Written by Mark Kennedy, Owner/Managing Director of Executive Talent Search (ETS Dental, ETS Vision, ETS Tech-Ops). To find out more, call ETS Dental at (540) 563-1688 or visit us online at

Wednesday, August 3, 2011

Waiting for Growth but Finding Top Talent

How long will it take for the labor markets to return to normal? It will depend on any number of factors, foremost among them: what is normal?

In a recent poll of MRINetwork recruiters asking what was holding managers back from hiring, only 11 percent cited sales not yet rebounding. The leading cause of employers not hiring was that efficiencies found during the recession have allowed companies to do the same with less staff (28 percent).

“The depth and length of the downturn forced organizations to make structural changes which have sent productivity to record heights,” says Rob Romaine, president of MRINetwork. “Today, in a period where market growth often remains minimal, the most direct way to create the earnings improvements investors are looking for is to push for further efficiencies.”

While expanding headcounts and vacancies from resignations were the two top reasons for job openings, according to the MRINetwork Recruiter Sentiment Study, top grading of the workforce came in third, with 14 percent of recruiters claiming that it is the primary cause for openings that they see. Top grading means identifying the “C players” on a team, going out, and replacing them with a top performer.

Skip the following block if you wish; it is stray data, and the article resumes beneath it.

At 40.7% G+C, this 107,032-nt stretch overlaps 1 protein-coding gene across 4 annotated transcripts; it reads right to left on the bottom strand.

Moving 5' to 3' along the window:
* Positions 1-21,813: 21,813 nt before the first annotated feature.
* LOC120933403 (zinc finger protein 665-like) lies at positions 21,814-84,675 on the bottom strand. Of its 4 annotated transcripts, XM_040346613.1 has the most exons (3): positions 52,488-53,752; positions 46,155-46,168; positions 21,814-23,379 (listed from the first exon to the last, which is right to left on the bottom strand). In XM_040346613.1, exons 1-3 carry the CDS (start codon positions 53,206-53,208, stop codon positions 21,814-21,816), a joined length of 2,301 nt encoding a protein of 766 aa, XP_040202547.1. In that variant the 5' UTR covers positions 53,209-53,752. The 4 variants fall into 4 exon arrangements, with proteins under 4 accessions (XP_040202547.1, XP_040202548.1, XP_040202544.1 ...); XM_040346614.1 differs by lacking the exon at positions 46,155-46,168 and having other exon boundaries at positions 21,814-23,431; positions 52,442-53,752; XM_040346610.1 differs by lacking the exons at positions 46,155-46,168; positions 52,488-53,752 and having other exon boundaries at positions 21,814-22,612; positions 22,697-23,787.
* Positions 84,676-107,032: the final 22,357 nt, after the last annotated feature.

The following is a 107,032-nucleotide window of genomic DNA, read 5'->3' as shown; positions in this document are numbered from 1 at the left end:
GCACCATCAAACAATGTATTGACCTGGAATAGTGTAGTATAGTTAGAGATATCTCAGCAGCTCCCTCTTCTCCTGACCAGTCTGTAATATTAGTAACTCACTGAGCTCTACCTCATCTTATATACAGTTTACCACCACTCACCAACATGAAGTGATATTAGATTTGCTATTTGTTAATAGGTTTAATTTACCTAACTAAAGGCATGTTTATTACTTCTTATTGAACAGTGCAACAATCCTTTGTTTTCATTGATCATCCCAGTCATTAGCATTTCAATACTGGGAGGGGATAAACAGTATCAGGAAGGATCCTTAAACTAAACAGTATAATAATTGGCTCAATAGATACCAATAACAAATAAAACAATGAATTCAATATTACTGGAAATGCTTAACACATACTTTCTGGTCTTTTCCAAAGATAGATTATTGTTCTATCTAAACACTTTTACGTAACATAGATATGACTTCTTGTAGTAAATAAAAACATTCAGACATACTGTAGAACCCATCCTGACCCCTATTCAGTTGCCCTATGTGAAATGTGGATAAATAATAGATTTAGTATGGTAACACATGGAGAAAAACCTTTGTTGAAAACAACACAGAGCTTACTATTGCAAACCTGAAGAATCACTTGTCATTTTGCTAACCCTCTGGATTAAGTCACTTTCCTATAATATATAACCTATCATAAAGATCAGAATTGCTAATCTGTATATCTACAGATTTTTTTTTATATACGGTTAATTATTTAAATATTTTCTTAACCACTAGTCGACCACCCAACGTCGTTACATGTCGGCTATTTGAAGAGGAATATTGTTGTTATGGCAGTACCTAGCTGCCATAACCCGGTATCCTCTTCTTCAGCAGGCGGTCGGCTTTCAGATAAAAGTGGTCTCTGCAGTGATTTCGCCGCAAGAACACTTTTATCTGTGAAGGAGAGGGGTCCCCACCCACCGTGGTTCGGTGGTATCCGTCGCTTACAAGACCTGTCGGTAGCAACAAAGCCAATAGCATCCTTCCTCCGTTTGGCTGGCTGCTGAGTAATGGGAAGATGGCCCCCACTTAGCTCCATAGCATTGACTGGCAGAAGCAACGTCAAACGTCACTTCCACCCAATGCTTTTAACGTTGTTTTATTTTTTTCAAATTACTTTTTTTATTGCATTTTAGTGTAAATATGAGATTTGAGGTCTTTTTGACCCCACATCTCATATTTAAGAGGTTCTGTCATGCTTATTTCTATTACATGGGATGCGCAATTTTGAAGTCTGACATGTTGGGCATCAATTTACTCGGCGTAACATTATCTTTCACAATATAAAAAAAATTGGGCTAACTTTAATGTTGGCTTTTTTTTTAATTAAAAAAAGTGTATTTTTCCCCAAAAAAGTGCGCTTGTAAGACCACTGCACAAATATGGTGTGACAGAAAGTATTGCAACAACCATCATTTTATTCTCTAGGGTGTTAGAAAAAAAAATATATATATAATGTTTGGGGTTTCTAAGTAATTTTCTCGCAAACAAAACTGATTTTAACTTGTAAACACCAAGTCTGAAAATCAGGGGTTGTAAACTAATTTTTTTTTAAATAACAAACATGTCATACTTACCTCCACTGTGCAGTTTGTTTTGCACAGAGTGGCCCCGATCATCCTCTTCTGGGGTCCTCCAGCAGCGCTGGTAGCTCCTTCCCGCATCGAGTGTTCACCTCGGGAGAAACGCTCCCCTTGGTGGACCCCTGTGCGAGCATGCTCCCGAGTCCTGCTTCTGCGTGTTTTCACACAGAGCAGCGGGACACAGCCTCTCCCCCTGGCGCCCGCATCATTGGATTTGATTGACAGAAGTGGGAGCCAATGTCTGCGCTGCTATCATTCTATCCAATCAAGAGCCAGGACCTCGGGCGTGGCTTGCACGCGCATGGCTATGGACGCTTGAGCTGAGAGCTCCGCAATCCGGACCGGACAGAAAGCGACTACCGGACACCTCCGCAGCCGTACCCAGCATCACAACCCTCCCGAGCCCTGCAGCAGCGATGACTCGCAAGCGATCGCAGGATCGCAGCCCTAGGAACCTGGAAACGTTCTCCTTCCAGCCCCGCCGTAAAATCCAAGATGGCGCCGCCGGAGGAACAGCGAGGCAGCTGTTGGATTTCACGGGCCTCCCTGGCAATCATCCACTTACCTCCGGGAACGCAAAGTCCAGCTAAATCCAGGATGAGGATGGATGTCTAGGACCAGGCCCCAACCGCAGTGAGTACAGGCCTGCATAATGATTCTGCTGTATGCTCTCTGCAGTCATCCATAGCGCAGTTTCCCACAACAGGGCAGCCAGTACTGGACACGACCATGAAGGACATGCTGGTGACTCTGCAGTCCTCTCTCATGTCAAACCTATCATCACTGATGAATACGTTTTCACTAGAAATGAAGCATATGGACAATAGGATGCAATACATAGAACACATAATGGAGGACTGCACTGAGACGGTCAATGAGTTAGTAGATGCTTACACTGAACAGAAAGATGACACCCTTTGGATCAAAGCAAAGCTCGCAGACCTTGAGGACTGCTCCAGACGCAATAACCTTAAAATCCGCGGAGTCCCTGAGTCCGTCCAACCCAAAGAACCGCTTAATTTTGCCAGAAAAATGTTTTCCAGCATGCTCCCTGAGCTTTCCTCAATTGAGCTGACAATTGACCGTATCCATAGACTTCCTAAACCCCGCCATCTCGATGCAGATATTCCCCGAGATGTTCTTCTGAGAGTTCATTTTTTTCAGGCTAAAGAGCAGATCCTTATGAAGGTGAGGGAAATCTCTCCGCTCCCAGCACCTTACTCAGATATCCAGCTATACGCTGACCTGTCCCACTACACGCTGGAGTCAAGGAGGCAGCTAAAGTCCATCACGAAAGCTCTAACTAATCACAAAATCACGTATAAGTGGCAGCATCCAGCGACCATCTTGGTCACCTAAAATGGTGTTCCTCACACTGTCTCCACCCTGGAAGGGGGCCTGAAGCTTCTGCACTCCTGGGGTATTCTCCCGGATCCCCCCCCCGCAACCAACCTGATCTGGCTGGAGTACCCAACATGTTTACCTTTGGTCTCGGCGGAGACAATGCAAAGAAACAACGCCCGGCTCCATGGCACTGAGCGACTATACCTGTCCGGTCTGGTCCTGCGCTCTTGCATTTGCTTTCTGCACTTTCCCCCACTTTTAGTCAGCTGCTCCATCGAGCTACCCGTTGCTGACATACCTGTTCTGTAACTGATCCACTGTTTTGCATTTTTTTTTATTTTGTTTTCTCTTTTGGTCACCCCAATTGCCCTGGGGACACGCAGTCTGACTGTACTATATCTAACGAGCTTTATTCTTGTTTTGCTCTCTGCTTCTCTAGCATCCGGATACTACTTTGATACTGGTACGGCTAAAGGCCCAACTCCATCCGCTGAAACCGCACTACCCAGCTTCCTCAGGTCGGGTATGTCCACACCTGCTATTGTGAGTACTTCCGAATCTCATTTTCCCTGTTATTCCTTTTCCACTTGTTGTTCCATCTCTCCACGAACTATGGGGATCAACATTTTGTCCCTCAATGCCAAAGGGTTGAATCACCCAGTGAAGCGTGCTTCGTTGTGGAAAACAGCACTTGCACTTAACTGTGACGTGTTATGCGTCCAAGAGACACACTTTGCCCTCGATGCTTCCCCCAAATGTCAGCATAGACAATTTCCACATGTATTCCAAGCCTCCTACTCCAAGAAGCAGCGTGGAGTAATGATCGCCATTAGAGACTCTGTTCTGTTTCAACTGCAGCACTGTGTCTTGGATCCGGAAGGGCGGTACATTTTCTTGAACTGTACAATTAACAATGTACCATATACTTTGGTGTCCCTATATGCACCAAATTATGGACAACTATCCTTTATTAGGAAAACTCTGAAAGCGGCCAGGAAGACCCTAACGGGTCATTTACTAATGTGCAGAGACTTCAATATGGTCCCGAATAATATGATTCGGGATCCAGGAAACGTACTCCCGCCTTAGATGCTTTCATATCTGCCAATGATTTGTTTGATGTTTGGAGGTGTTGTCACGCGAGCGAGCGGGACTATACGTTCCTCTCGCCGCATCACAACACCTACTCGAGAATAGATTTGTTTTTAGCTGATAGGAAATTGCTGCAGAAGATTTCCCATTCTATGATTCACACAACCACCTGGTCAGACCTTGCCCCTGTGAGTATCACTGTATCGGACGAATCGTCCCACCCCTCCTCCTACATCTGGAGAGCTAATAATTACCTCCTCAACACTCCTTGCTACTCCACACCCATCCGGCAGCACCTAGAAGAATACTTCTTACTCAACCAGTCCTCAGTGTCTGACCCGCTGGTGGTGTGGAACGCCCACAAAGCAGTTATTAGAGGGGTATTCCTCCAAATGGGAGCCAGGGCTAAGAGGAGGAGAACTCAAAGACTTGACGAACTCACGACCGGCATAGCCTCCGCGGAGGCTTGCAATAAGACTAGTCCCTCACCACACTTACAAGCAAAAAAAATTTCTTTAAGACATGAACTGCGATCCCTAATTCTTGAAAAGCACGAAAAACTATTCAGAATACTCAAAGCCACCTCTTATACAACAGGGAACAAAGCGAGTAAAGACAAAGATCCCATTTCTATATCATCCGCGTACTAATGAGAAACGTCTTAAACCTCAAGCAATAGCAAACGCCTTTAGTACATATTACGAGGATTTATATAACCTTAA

The number two reason employers are holding back from hiring, according to the survey, is that while sales have rebounded, managers are meeting resistance in getting authorization to fill their open positions (27 percent).  “Managers are having a hard enough time today just getting approval to fill vacancies, let alone creating new positions,” notes Romaine. “This makes top grading one of the only ways to increase output in highly talent-reliant businesses without changing the headcount.”

Top grading is possible today in a way it hasn’t been over the last many years. The mantra in the depths of the recession was that employees were hunkered down, not wanting to risk falling victim to the “last in, first out” mentality at a new job. Yet, while layoffs do continue today at many firms, they are more frequently motivated by shifting business strategies rather than financial necessity. 

After hitting its low in January 2010, the U.S quit rate—the percentage of the workforce who voluntarily leave their job in a given month—has risen from 1.1 percent to 1.5 percent. While still short of the 2.2 percent average between 2004 and 2007, this recent growth lends further support to the idea that for the right opportunities, candidates today are ready and willing to change jobs. In fact, the number of people leaving their positions voluntarily has exceeded the number laid off or discharged since January of this year.

“While productivity has surged, consumer and business spending has only risen modestly. Until the demand of the marketplace reaches parity with the capacity of the current U.S. workforce, we aren’t going to see a surge in headcounts,” notes Romaine. “But many of the smartest employers are taking this opportunity to find and recruit a select few top performers who will enable their companies to seize the opportunity and grow when that parity is reached.”